Mike Pence and the Bystander Effect in Action

Why did Mike Pence not wear a mask? The bystander effect helps us understand.

Posted May 03, 2020

A few weeks ago a friend emailed me to share a story about her daughter, Claire, a recent college graduate living and working in Boston. In March, as it was starting to become clear that the coronavirus was going to severely impact daily life in Massachusetts, Claire, who is Asian, was on the bus heading into work when a clearly crazy man started yelling at her. He told her that she needed to go back to China and that the Chinese people caused all these problems. Being verbally assaulted on public transportation was obviously unsettling. But what was even more horrifying to her mom was that not a single person on the bus came to Claire’s defense.

I thought about this story last week after seeing the video footage of Vice President Mike Pence touring the Mayo Clinic, surrounded by people—medical personnel as well as reporters—wearing masks while he himself is not wearing one. The Mayo Clinic in fact has a policy that requires people, as of April 13, to wear a mask. They even provide them. Yet Pence chose to ignore their policy, offering the excuse that he’s “tested for the coronavirus on a regular basis.” (The Mayo Clinic policy does not exclude those who are repeatedly tested.)

We all know why Pence chose not to wear a mask: he reports directly to the president, who’s publicly stated his own preference is not to wear a mask and has a tendency to downplay the severity of the virus at every opportunity. 

But what I find most fascinating is that no one at the Mayo Clinic spoke up and refused to allow Pence to enter the hospital without wearing a mask. After all, the Mayo Clinic’s official policy requires “all patients and visitors to wear a face covering or mask to help slow the spread of COVID-19.” 

geralt/Pixabay
Source: geralt/Pixabay

Research in my field of social psychology partly explains their silence, and could help more of us to act when the time comes to step up.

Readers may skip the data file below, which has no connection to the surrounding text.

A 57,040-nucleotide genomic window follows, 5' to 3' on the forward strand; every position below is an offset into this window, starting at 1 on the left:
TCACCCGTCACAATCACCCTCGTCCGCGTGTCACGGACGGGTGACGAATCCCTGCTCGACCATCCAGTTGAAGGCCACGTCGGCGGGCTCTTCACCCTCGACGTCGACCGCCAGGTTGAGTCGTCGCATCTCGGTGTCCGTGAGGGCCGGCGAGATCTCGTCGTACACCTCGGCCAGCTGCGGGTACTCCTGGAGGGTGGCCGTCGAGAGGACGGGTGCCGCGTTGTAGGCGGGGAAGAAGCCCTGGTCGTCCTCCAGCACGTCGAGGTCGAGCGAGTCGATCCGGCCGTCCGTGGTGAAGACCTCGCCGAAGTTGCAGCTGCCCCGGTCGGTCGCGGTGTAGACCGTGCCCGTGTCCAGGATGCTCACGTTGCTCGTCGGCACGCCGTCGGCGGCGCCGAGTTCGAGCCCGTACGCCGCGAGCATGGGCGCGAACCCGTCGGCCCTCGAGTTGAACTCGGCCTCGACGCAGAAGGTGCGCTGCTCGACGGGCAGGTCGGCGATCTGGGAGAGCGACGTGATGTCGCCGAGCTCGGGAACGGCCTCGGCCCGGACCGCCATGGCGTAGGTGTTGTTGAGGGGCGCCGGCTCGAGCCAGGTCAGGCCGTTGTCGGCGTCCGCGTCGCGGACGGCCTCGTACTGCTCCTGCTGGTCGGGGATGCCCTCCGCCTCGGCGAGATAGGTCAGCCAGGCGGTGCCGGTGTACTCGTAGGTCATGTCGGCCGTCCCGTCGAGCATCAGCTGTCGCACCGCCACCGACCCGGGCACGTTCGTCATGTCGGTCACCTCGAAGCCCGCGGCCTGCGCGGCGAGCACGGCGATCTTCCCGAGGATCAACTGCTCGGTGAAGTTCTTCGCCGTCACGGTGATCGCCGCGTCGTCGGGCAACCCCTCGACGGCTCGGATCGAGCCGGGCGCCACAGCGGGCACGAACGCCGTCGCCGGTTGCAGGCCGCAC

First, many people are reluctant to call out problematic behavior committed by people in high power positions, even if it can have extremely serious consequences. Research by Dr. William Martinez and his colleagues at Vanderbilt University Medical Center has shown that even in medical settings—where a failure to speak up when a colleague does something unsafe may mean the difference between life and death—people will often fail to speak up if doing so requires challenging a person of higher authority (a nurse, say, challenging a doctor). Perhaps Mayo Clinic administrators feared reduced access to much-needed testing kits or a potential future vaccine if they refused to allow Pence to enter without a mask. 

Second, Pence was not alone. Numerous studies have shown that most of us are less likely to intervene when other people are present. Why? In part because we assume that others will do something, so we don’t have to—this is the classic “bystander effect.” This phenomenon, which psychologists refer to as “diffusion of responsibility,” means that the more people present in any given situation, the lower the likelihood of anyone acting to right a wrong. So, if Pence had been escorted into the Mayo Clinic by a single person, that person may well have insisted that the policy be followed. But as he was surrounded a large group, each individual person may well have been horrified by his choice—and remember, all of the people with Pence were in fact wearing masks—while also assuming that surely someone else would speak up, and if they didn’t, perhaps it wasn’t so bad after all. 

Alexas_Fotos/Pixabay
Source: Alexas_Fotos/Pixabay

Although this situation may seem unique—few of us will be faced in the upcoming weeks with an opportunity to call out bad behavior on the part of the vice president—it’s really not. Because we are all faced with similar dilemmas all the time: How do we speak up in the face of bad behavior, whether it’s an authority figure engaging in behavior that risks our own health, a student bullying a classmate, a police officer planting evidence, or a crazy man yelling ethnic slurs on public transportation.

So, what can we do? It turns out there are specific skills you can cultivate so as not to come across as too confrontational. One strategy for speaking up which has been found to be effective, is to suggest that the problem is really about you, not them. This reduces the risk that you will make the person defensive, while clearly indicating that their comment or behavior was wrong. So, a member of the medical staff at the Mayo Clinic could have said, “I have a relative with an autoimmune disorder and really need to keep them safe,” or, “I could lose my job if I let you in without a mask on.” This approach clarifies the need for appropriate behavior, but doesn’t make the person appear stupid or bad. Instead, it shifts them to your side.

Another approach that social psychologists have found effective is to expand your "in group" and actively seek to identify with the person who is the victim of the person’s bad behavior. Many programs designed to empower people to intervene when witnessing bad behavior, such as bullying or sexual assault, focus on fostering empathy for the victim to motivate bystanders to step up. As research by Stanford University psychologist Jamil Zaki has shown, empathy is a skill that can be developed. Some people may naturally and easily be able to see the world through someone else’s eyes, but for the rest of us, finding the courage to speak up may start with an act of imagination. Would you want others to stay silent if your parent were a patient at the Mayo Clinic, or your daughter the one being assaulted on a bus?